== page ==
The Intellectual Habits Of Great Thinkers. Interested?
I am still somewhat perturbed about Huizinga’s biography of Erasmus and its lack of information on Erasmus’ intellectual and study habits. Truth be told, that is why I read the book (though secondarily to get more information on his editions of his Greek New Testament).
I am quite interested in the intellectual habits of those who have shaped the study of ancient history and its documents, be that those in biblical studies, classical studies, or Christian history. Obviously it involves a lot of time studying, but a lot of study alone does not a great thinker make. There are particular study habits, research habits, personal traits and other things I am sure that takes someone from bookworm to significant thinker. In many cases I would imagine it is luck (or, more properly, a smiling providence). In some cases it is surely all hype. But on average I would imagine that there is quite a bit more to it than just luck and hype.
I am not really on a quest for how someone becomes a famous scholar; I hope I am not that vain. I am more interested in personal development. I want to be a better thinker than I am. If that leads to fame and notoriety that’s fine, but that’s not my goal. I would like to see the habits of smart men and compare them to mine to see if I am just completely off base or if some tweaking needs to be done.
So I now have a question for you, my dear readers: Do you care? I am thinking of doing something, but it would turn out so much better for me and for everyone else if I had some audience participation, and it is this. I would like to compile a list questions about intellectual habits, backgrounds, qualities, etc. that I could ask various scholars about their private study lives and how they got where they are. The ultimate goal would be to publish them on the blog in some fashion for the benefit of all.
I am not interested in this being a scholar-worshipfest. I would not be asking for autographs (okay...maybe a few :) ), what their favorite food was, or for a lock of their hair that I might build a shrine. These would be pragmatic questions. "Hey scholar X, you are recognized as an authority on Y. How did you get there?" "What is it in your background that helped you?" "What would you look for in the habits and traits of those who would replace you when you’re dead?"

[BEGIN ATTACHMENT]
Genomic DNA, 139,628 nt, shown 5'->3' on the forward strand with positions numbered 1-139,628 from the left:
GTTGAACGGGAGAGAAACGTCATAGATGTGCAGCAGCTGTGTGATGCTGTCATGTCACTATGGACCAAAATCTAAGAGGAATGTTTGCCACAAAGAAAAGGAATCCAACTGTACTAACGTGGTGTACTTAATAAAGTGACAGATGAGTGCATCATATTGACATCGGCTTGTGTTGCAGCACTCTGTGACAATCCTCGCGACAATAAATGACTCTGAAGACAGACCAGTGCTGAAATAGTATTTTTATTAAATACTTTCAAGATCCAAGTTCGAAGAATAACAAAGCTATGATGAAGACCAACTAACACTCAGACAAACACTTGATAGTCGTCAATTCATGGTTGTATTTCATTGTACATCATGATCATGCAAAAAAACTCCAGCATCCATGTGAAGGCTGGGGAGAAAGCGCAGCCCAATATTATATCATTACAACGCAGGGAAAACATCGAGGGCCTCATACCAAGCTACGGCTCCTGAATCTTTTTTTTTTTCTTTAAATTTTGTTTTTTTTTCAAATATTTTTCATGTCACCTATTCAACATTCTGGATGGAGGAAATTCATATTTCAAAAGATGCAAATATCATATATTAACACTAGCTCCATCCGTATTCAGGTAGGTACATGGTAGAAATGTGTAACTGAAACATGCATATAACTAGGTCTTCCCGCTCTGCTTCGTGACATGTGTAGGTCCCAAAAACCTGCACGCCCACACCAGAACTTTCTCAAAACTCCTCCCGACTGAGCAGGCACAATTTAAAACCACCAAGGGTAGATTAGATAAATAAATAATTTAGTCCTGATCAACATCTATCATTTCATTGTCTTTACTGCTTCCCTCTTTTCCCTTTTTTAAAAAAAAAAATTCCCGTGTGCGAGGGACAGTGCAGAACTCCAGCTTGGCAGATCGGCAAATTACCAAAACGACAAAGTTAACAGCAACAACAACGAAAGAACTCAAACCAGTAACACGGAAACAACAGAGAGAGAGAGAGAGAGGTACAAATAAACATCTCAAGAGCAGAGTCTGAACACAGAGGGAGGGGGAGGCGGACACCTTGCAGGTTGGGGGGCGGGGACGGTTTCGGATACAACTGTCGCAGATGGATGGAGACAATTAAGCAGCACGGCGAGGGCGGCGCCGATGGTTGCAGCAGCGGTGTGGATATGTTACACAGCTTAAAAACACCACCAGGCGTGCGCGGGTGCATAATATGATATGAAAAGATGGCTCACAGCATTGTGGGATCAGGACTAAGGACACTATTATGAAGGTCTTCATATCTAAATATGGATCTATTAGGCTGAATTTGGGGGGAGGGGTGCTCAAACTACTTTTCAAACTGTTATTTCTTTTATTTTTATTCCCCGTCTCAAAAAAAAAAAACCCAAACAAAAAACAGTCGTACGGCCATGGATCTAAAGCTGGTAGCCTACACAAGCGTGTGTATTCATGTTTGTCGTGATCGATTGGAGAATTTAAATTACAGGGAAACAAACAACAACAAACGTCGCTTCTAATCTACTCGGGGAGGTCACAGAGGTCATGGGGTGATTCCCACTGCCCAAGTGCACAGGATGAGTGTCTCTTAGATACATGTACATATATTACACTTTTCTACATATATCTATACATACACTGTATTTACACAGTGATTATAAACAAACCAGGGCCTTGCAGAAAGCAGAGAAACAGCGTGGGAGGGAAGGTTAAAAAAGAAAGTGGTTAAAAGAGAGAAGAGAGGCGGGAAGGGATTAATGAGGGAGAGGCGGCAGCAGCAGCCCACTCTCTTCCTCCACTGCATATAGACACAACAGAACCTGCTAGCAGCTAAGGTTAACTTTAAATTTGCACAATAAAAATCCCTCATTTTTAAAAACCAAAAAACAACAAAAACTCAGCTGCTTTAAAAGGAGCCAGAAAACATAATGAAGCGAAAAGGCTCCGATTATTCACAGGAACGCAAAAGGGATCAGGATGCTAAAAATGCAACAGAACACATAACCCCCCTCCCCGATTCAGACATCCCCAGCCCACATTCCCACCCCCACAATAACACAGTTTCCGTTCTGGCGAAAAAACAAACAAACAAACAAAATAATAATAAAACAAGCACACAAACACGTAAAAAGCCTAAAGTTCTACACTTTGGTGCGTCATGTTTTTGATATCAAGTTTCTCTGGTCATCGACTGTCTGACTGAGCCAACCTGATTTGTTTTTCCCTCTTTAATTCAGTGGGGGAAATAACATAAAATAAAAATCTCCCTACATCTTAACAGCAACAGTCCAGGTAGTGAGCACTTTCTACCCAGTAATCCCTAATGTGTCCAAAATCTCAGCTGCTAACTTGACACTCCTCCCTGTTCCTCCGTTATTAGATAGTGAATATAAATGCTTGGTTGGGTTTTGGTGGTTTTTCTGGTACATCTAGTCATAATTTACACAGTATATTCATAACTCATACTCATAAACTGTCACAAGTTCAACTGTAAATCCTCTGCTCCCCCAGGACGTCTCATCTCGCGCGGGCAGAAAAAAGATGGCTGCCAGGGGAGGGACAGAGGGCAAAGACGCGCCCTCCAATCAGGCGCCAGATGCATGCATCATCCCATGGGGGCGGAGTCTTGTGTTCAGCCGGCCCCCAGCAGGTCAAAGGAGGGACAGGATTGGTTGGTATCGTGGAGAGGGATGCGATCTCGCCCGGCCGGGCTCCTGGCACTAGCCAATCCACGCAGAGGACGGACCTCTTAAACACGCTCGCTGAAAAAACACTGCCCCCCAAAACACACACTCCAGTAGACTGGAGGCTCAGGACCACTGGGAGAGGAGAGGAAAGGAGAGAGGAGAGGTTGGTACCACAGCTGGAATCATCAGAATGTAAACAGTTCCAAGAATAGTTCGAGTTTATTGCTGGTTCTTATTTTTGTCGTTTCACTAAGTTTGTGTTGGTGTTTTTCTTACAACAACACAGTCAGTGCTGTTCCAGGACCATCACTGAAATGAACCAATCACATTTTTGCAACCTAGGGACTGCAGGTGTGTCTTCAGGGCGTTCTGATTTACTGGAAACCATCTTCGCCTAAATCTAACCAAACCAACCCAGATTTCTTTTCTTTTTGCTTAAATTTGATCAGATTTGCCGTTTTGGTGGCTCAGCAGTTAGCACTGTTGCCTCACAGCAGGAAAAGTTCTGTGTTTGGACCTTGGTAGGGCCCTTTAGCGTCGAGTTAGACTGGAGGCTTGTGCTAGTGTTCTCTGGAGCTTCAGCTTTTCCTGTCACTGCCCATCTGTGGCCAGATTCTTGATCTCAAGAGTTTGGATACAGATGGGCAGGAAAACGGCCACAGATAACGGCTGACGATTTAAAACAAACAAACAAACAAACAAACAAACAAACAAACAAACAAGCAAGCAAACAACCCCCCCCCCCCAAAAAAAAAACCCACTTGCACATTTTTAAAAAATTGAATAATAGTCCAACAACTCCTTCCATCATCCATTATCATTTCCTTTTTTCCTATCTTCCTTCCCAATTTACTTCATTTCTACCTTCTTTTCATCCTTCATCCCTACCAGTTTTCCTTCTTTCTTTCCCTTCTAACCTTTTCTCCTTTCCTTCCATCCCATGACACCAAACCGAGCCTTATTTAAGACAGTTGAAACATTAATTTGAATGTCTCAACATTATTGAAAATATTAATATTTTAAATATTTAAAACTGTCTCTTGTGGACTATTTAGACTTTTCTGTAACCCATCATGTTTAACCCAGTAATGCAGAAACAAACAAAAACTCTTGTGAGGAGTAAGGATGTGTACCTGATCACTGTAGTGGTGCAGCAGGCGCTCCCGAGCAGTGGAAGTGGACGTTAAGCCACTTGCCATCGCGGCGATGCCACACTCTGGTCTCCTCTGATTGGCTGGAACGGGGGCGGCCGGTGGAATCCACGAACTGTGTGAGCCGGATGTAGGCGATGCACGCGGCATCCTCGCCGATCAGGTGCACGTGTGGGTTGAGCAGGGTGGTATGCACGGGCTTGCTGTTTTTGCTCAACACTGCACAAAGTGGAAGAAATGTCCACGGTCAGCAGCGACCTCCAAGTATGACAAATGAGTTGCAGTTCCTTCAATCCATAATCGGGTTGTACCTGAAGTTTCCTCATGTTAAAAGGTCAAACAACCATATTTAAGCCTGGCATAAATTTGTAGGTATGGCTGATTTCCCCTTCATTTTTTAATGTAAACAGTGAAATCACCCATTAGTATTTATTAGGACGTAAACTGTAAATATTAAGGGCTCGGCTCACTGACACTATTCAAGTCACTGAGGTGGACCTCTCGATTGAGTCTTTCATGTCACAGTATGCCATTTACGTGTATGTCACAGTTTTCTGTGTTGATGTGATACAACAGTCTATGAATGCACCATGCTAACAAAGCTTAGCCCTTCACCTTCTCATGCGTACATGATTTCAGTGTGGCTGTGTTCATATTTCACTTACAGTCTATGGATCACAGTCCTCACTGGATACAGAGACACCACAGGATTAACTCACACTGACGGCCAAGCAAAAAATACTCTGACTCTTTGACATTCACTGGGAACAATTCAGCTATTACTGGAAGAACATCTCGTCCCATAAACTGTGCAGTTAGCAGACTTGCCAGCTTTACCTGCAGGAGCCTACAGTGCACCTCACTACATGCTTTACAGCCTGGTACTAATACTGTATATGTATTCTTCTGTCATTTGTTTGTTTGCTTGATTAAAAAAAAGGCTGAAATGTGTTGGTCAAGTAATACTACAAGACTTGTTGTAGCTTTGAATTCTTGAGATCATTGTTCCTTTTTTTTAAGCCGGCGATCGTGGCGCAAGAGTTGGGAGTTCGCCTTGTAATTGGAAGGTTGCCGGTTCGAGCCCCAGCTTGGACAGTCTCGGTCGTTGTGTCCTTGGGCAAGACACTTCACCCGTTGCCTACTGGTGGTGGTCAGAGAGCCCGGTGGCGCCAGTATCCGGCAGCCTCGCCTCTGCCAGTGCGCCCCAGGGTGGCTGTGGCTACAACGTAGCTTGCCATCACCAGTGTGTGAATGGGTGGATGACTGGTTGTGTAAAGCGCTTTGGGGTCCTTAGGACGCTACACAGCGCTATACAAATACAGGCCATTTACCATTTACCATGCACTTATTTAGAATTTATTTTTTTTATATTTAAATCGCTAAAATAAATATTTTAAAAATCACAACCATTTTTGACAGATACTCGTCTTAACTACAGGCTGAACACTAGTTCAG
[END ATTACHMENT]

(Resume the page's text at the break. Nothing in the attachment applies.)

I would also want help from you in picking the people. And I would want people from different disciplines. Hearing from ten textual critics and NT scholars would be good for me, but not as beneficial for everyone. And having more would be beneficial to us all as we should not limit ourselves too narrowly.
And finally, I have the equipment to do audio. Would anyone want audio interviews, or just text?
I am going to SBL this year. Unlike last year, I have the money already (enough to pay for my plane, food, and hotel), so Lord willin’ and the creek don’t rise I will be there. If there is enough interest I would try to interview folks there since that is the largest meeting of scholars in the fields that I and most of my readers would probably care about.
Anyway, thoughts? Please shoot me an email, give me a call on my cell (contact info for both can be found here), or leave a comment if you have any thoughts. What say ye?